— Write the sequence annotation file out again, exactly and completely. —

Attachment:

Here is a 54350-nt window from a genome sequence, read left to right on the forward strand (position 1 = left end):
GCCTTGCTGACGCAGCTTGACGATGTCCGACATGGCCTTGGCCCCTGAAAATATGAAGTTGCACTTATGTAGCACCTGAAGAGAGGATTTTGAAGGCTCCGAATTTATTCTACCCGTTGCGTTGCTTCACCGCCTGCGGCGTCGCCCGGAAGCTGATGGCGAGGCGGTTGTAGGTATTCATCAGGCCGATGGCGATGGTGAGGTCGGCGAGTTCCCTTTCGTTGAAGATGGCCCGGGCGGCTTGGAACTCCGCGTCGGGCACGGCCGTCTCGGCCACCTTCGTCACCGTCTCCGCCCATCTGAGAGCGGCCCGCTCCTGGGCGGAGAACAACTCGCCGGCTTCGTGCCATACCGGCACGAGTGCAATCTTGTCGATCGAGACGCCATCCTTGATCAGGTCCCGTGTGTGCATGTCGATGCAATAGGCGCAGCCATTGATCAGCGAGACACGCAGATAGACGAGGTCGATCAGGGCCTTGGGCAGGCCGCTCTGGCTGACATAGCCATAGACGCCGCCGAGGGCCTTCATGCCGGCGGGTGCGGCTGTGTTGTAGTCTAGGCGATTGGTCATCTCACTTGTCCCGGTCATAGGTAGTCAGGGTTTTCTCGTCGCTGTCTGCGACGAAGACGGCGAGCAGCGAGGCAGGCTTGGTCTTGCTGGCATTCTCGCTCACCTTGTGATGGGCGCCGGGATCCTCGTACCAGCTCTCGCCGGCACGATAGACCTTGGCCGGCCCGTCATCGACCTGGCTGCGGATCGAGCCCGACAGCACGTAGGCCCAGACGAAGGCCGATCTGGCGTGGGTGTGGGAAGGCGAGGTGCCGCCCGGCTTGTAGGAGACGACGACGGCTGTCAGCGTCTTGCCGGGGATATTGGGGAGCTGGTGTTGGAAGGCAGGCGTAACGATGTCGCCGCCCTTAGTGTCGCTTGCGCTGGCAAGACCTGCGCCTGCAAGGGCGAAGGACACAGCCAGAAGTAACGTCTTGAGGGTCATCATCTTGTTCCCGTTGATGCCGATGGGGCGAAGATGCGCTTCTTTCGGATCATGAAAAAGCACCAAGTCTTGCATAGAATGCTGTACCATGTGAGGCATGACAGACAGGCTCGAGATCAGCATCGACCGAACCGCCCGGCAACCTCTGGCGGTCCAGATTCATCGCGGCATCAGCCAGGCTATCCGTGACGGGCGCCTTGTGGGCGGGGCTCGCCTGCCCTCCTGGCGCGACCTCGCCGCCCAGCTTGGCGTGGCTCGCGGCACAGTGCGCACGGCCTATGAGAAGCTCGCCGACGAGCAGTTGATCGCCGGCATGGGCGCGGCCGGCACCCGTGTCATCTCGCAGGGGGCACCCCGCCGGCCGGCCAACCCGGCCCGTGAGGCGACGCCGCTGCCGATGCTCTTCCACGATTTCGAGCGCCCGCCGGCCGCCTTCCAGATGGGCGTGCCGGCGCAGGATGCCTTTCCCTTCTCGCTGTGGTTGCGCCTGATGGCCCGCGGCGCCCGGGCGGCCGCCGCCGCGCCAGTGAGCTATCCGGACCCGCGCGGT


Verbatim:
Here is a 54350-nt window from a genome sequence, read left to right on the forward strand (position 1 = left end):
GCCTTGCTGACGCAGCTTGACGATGTCCGACATGGCCTTGGCCCCTGAAAATATGAAGTTGCACTTATGTAGCACCTGAAGAGAGGATTTTGAAGGCTCCGAATTTATTCTACCCGTTGCGTTGCTTCACCGCCTGCGGCGTCGCCCGGAAGCTGATGGCGAGGCGGTTGTAGGTATTCATCAGGCCGATGGCGATGGTGAGGTCGGCGAGTTCCCTTTCGTTGAAGATGGCCCGGGCGGCTTGGAACTCCGCGTCGGGCACGGCCGTCTCGGCCACCTTCGTCACCGTCTCCGCCCATCTGAGAGCGGCCCGCTCCTGGGCGGAGAACAACTCGCCGGCTTCGTGCCATACCGGCACGAGTGCAATCTTGTCGATCGAGACGCCATCCTTGATCAGGTCCCGTGTGTGCATGTCGATGCAATAGGCGCAGCCATTGATCAGCGAGACACGCAGATAGACGAGGTCGATCAGGGCCTTGGGCAGGCCGCTCTGGCTGACATAGCCATAGACGCCGCCGAGGGCCTTCATGCCGGCGGGTGCGGCTGTGTTGTAGTCTAGGCGATTGGTCATCTCACTTGTCCCGGTCATAGGTAGTCAGGGTTTTCTCGTCGCTGTCTGCGACGAAGACGGCGAGCAGCGAGGCAGGCTTGGTCTTGCTGGCATTCTCGCTCACCTTGTGATGGGCGCCGGGATCCTCGTACCAGCTCTCGCCGGCACGATAGACCTTGGCCGGCCCGTCATCGACCTGGCTGCGGATCGAGCCCGACAGCACGTAGGCCCAGACGAAGGCCGATCTGGCGTGGGTGTGGGAAGGCGAGGTGCCGCCCGGCTTGTAGGAGACGACGACGGCTGTCAGCGTCTTGCCGGGGATATTGGGGAGCTGGTGTTGGAAGGCAGGCGTAACGATGTCGCCGCCCTTAGTGTCGCTTGCGCTGGCAAGACCTGCGCCTGCAAGGGCGAAGGACACAGCCAGAAGTAACGTCTTGAGGGTCATCATCTTGTTCCCGTTGATGCCGATGGGGCGAAGATGCGCTTCTTTCGGATCATGAAAAAGCACCAAGTCTTGCATAGAATGCTGTACCATGTGAGGCATGACAGACAGGCTCGAGATCAGCATCGACCGAACCGCCCGGCAACCTCTGGCGGTCCAGATTCATCGCGGCATCAGCCAGGCTATCCGTGACGGGCGCCTTGTGGGCGGGGCTCGCCTGCCCTCCTGGCGCGACCTCGCCGCCCAGCTTGGCGTGGCTCGCGGCACAGTGCGCACGGCCTATGAGAAGCTCGCCGACGAGCAGTTGATCGCCGGCATGGGCGCGGCCGGCACCCGTGTCATCTCGCAGGGGGCACCCCGCCGGCCGGCCAACCCGGCCCGTGAGGCGACGCCGCTGCCGATGCTCTTCCACGATTTCGAGCGCCCGCCGGCCGCCTTCCAGATGGGCGTGCCGGCGCAGGATGCCTTTCCCTTCTCGCTGTGGTTGCGCCTGATGGCCCGCGGCGCCCGGGCGGCCGCCGCCGCGCCAGTGAGCTATCCGGACCCGCGCGGT